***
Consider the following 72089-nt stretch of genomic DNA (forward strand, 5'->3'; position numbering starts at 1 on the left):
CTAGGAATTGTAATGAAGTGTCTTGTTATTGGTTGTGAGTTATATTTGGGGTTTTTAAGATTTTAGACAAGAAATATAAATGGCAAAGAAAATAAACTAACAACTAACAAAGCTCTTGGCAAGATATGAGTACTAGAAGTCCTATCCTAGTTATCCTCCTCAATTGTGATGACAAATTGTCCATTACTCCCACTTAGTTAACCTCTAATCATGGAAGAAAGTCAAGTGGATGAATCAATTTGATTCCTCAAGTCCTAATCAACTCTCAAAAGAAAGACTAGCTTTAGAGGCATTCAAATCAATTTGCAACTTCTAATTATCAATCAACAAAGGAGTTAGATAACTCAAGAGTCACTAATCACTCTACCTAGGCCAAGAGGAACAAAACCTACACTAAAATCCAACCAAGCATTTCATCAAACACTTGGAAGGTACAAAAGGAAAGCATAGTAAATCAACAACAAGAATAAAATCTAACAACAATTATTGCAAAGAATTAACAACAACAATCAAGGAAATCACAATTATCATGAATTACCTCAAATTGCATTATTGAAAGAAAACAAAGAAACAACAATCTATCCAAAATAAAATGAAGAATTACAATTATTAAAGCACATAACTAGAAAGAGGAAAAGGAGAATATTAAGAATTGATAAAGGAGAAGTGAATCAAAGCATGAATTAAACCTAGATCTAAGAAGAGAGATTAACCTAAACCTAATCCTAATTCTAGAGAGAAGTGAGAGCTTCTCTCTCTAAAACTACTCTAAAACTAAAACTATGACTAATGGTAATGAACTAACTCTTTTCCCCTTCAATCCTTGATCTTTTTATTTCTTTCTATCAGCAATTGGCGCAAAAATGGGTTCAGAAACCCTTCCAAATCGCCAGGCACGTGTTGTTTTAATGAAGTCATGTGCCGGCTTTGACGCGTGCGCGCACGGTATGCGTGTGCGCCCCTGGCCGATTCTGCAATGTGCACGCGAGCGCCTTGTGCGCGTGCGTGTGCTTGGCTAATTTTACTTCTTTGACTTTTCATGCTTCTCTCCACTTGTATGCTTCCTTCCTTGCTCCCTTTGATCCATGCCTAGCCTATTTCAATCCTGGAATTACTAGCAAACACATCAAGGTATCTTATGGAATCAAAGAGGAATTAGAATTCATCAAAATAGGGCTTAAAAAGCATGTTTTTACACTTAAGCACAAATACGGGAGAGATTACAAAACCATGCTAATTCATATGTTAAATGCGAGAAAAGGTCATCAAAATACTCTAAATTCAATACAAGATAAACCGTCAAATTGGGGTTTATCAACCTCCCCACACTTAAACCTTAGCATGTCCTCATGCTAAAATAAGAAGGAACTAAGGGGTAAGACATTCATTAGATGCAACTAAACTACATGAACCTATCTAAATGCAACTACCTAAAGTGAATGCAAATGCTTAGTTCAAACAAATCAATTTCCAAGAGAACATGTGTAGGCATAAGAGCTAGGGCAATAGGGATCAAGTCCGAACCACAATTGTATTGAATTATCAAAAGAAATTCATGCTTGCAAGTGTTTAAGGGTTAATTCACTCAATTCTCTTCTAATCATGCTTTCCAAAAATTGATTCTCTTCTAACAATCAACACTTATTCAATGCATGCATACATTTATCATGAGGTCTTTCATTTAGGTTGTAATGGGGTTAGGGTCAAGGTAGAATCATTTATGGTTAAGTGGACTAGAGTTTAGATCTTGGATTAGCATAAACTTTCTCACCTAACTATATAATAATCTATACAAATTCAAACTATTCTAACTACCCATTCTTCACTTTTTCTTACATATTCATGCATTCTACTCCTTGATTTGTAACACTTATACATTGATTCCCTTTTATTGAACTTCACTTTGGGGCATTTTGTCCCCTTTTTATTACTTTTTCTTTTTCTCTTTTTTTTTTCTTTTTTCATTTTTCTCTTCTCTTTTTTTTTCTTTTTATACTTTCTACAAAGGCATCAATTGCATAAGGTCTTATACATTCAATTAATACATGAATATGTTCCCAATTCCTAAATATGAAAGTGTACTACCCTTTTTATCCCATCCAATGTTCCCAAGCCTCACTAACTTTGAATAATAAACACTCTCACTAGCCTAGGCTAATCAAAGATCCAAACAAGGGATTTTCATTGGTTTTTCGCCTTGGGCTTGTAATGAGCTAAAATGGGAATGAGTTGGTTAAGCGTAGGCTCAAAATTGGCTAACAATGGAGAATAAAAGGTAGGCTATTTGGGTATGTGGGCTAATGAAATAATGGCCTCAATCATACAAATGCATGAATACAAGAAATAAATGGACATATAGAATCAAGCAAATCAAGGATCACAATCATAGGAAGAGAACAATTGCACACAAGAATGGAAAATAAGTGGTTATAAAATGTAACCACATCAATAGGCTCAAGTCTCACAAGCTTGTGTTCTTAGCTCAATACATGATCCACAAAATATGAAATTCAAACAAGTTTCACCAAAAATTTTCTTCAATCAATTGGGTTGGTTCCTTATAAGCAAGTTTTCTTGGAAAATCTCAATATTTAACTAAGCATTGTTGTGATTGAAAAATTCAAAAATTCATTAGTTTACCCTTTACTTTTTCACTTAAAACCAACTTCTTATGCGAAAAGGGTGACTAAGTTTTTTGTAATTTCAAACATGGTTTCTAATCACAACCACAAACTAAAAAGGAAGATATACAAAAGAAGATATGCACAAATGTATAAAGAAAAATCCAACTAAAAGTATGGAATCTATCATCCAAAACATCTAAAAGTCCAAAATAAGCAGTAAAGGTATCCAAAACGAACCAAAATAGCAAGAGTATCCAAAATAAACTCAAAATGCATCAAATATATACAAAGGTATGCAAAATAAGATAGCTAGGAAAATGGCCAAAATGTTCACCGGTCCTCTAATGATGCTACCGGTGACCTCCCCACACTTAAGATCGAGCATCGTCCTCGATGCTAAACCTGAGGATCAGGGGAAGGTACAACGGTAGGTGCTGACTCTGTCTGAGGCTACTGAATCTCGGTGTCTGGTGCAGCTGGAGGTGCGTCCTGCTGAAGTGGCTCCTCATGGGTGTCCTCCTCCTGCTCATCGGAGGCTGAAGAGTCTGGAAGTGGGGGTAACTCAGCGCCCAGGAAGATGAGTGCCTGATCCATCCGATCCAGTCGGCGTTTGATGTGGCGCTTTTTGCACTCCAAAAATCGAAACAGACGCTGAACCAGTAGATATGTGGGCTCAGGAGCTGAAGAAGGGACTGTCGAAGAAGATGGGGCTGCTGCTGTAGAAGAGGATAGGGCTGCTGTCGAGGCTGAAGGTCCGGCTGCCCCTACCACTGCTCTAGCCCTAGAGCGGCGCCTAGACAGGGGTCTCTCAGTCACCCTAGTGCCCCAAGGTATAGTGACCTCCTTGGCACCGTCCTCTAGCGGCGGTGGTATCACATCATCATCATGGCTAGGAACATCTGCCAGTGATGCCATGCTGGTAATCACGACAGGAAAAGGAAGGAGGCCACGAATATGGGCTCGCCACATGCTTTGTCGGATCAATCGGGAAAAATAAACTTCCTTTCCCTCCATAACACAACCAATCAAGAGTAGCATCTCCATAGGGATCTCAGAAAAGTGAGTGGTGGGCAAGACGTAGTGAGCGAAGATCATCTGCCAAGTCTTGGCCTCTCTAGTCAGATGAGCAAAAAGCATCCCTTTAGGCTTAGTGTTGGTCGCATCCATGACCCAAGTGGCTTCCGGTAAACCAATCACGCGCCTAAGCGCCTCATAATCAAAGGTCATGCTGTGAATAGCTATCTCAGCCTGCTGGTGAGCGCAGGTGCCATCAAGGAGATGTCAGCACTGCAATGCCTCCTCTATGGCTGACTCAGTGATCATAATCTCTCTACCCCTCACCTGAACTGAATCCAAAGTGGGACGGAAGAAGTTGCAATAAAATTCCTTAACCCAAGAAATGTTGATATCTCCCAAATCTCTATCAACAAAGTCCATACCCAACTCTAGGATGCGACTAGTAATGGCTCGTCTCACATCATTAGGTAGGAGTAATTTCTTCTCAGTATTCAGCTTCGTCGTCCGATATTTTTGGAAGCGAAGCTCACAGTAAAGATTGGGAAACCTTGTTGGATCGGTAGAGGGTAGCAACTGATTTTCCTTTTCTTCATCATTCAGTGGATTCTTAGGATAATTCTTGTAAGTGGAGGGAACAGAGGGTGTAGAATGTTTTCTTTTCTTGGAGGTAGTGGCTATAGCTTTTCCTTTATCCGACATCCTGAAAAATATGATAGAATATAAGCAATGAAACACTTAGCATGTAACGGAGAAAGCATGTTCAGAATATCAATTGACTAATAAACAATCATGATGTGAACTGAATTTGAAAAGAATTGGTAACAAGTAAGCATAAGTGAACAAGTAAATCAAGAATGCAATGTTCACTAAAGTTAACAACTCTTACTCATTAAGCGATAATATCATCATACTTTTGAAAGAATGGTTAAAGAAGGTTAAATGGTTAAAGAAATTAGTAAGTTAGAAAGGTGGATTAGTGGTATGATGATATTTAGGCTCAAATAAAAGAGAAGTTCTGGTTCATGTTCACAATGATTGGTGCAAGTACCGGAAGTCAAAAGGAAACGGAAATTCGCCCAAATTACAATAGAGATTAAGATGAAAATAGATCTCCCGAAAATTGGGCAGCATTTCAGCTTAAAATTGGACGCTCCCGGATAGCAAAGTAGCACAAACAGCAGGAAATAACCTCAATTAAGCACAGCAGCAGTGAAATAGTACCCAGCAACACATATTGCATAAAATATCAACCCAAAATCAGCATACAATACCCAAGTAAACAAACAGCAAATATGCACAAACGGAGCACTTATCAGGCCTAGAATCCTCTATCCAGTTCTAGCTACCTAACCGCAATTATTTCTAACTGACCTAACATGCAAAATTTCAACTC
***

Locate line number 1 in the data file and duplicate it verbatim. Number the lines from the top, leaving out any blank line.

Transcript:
Consider the following 72089-nt stretch of genomic DNA (forward strand, 5'->3'; position numbering starts at 1 on the left):